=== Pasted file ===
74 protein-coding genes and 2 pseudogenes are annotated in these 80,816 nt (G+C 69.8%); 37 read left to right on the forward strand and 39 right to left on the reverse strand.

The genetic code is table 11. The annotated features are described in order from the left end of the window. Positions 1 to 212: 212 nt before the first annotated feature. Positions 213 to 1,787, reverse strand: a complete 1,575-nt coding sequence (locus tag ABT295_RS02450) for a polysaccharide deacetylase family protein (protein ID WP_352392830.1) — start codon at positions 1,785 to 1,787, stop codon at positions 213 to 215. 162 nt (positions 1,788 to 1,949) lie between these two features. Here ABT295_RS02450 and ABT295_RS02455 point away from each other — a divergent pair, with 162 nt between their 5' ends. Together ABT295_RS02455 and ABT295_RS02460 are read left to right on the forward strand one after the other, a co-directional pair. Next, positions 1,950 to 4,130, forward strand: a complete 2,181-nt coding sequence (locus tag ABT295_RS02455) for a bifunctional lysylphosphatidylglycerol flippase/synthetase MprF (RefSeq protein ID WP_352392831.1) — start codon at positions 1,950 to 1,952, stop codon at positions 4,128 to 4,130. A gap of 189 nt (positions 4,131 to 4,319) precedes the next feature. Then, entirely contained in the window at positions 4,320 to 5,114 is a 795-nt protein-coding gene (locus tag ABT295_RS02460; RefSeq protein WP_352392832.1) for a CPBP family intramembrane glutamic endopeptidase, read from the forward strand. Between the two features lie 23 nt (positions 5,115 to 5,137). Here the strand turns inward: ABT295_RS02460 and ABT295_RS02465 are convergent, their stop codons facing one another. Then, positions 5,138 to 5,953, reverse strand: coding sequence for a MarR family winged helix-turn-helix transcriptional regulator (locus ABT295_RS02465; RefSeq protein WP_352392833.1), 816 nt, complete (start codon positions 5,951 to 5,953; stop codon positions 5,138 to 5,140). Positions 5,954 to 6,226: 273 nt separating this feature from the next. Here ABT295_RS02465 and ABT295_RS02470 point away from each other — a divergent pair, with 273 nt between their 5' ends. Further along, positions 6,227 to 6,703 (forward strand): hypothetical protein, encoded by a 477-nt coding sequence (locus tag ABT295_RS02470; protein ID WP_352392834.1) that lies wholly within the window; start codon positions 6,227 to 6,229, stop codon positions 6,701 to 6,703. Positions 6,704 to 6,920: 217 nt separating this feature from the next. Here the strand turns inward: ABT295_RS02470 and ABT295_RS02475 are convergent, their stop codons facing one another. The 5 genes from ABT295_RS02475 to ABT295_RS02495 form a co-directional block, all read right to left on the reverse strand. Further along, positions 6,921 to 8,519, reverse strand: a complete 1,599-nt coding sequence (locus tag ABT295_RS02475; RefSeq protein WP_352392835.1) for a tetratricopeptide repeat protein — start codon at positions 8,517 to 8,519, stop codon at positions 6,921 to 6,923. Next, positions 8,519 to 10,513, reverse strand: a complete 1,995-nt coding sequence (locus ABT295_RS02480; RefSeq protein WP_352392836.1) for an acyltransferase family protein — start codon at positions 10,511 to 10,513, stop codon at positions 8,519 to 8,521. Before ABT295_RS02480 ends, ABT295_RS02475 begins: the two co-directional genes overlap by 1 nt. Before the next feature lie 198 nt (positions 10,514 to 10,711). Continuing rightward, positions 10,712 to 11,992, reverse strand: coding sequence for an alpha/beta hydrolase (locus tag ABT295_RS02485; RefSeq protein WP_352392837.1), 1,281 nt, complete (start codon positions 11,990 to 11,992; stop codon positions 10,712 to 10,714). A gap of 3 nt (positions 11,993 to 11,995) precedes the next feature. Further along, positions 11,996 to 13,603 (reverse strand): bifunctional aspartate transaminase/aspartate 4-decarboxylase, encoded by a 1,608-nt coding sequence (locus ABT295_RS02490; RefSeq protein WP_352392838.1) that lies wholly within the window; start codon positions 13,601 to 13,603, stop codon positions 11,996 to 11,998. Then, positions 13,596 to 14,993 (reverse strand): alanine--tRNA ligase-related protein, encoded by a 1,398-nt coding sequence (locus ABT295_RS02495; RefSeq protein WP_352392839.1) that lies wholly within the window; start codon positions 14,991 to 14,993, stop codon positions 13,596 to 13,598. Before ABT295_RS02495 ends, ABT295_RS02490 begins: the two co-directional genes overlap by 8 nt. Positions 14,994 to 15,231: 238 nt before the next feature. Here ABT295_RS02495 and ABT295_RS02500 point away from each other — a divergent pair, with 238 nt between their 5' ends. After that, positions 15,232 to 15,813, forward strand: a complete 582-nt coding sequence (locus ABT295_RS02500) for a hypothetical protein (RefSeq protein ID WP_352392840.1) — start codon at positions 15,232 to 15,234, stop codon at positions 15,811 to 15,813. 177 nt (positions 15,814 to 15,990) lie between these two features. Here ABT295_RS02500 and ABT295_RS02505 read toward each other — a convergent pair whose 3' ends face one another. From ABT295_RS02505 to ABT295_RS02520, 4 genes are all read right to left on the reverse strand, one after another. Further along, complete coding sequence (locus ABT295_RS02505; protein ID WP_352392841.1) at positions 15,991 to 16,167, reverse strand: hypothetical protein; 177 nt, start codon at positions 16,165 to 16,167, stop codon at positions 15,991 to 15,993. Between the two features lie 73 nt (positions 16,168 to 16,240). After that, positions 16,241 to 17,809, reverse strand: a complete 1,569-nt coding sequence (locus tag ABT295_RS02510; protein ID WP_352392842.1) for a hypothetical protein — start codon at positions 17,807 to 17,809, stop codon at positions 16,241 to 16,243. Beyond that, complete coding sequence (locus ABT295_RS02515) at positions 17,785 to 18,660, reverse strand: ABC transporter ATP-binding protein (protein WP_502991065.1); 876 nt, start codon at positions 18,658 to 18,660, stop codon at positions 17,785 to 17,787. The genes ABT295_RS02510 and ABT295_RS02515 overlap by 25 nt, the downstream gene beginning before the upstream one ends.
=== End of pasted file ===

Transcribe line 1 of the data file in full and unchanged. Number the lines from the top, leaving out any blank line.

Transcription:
74 protein-coding genes and 2 pseudogenes are annotated in these 80,816 nt (G+C 69.8%); 37 read left to right on the forward strand and 39 right to left on the reverse strand.